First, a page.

Tuesday, August 01, 2006

BMO Pulls Ahead in China Race for Business

  
Financial Post, Duncan Mavin, 1 August 2006

Bank of Montreal has taken the lead among its Canadian peers in the race to grab a share of China's burgeoning financial services market.

BMO revealed yesterday it has become the first Canadian bank to be given the green light by Chinese authorities to provide banking services in Beijing in the country's own currency, the renminbi.

"In the eyes of the Chinese, this is quite a landmark," said Joseph D'Cruz, professor of strategic management at the Rotman School of Business in Toronto.

Generating material returns from China is still some way off for most foreign banks operating in the country. But China's rapidly expanding economy means it has the potential to be much more significant.

Foreign banks currently account for only 1.5% of US$3.5-trillion of assets in the Chinese banking sector, according to reports.

But the country's banking regulators have committed to the World Trade Organization to liberalize the country's financial services industry and open it up to foreigners, which means banks from around the globe, including Canadian banks, are eyeing a bigger slice of the Chinese banking pie.

Bank of Nova Scotia and Royal Bank of Canada both have offices in China, but the fact BMO now has a strong foothold in the country's capital shows it is ahead of the opposition, Mr. D'Cruz said.

He said the approval to offer full-service banking in local currency is handed out on a city-by-city basis. Other Chinese cities, such as Shanghai, may be significant from a purely commercial sense, but the Beijing approval shows BMO chief executive Tony Comper has been successful in building "guanxi" -- the Chinese concept of trust and mutual advantage -- with key players in the country's government and among regulators, Mr. D'Cruz said.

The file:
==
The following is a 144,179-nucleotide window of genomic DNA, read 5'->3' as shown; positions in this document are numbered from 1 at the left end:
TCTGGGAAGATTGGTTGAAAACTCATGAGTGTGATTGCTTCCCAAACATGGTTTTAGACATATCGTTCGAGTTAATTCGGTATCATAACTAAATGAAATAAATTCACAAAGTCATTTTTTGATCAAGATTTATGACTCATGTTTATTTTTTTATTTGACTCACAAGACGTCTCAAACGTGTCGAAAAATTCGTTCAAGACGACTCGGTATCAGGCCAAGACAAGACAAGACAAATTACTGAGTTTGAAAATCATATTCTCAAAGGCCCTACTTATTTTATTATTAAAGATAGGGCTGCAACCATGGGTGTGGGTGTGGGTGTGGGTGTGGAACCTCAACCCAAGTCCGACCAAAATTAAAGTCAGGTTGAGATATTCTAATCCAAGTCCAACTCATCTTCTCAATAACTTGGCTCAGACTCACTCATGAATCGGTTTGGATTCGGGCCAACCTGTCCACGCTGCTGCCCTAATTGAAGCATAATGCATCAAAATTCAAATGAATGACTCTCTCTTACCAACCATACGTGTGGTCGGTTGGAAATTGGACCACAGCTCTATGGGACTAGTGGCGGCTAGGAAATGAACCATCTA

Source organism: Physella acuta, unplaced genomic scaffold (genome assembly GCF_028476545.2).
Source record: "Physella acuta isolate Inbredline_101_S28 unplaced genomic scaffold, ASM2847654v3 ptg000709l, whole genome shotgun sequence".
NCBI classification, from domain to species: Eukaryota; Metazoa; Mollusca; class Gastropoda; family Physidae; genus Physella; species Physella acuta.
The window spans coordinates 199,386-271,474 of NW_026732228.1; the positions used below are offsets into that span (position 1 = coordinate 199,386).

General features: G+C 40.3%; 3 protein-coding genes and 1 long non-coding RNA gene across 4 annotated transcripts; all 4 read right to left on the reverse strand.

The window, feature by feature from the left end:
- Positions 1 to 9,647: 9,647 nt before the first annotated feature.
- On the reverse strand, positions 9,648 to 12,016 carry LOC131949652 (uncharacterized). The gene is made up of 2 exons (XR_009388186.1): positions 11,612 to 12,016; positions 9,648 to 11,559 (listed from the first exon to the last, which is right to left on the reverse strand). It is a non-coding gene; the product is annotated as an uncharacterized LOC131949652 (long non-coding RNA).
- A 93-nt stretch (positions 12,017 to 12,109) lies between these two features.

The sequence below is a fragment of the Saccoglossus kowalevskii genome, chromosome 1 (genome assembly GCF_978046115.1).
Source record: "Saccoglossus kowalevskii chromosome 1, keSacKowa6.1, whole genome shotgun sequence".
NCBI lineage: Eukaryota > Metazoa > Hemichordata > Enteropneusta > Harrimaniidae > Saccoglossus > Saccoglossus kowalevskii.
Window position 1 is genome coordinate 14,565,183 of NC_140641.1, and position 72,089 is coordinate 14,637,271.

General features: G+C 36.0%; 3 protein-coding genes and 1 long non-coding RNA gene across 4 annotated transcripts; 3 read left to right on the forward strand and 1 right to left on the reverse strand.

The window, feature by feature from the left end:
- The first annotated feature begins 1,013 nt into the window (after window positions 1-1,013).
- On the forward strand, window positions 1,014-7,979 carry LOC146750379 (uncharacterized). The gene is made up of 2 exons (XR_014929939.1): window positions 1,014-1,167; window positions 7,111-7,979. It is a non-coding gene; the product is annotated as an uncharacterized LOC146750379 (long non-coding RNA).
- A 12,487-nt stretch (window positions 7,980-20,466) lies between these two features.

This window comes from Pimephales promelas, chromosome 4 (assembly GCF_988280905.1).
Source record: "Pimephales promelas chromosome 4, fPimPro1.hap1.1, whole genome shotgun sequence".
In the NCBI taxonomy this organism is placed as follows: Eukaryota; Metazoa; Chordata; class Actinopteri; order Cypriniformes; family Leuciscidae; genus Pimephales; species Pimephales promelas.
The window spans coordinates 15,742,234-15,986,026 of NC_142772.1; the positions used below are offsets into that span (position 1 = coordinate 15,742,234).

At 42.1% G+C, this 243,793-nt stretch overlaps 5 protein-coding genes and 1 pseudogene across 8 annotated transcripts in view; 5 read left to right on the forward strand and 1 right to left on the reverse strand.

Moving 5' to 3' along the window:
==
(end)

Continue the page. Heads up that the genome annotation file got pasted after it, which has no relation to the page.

Mr. Comper, who is expected to leave BMO next year, is thought to made it a priority to get the bank in shape for expansion in foreign markets such as the U.S. and China before the end of his term as chief executive.

He visited China as recently as May, and is a member of the Beijing mayor's International Business Leaders Advisory Council. BMO was the first Canadian bank to hold a board meeting in the country in 1998.

In practical terms, the approval means BMO's office in the Chinese capital can now provide a full range of banking services to corporate customers, such as deposits, loans, trade finance and other capital markets products.

"This is a special privilege that few financial institutions with long histories of business in China have at present," said Yvan Bourdeau, head of BMO Capital Markets.

"We will be well-positioned to form new relationships and forge new business for BMO Financial Group."

China's domestic banking sector is not competitive, which makes it ripe for expansion by foreign banks that are favoured by local regulators, such as BMO, said Kenny Zhang, a senior research analyst at the Asia Pacific Foundation of Canada.

"It is highly likely that customers will move to foreign banks because they have better products, higher service levels, and a good reputation," Mr. Zhang said.
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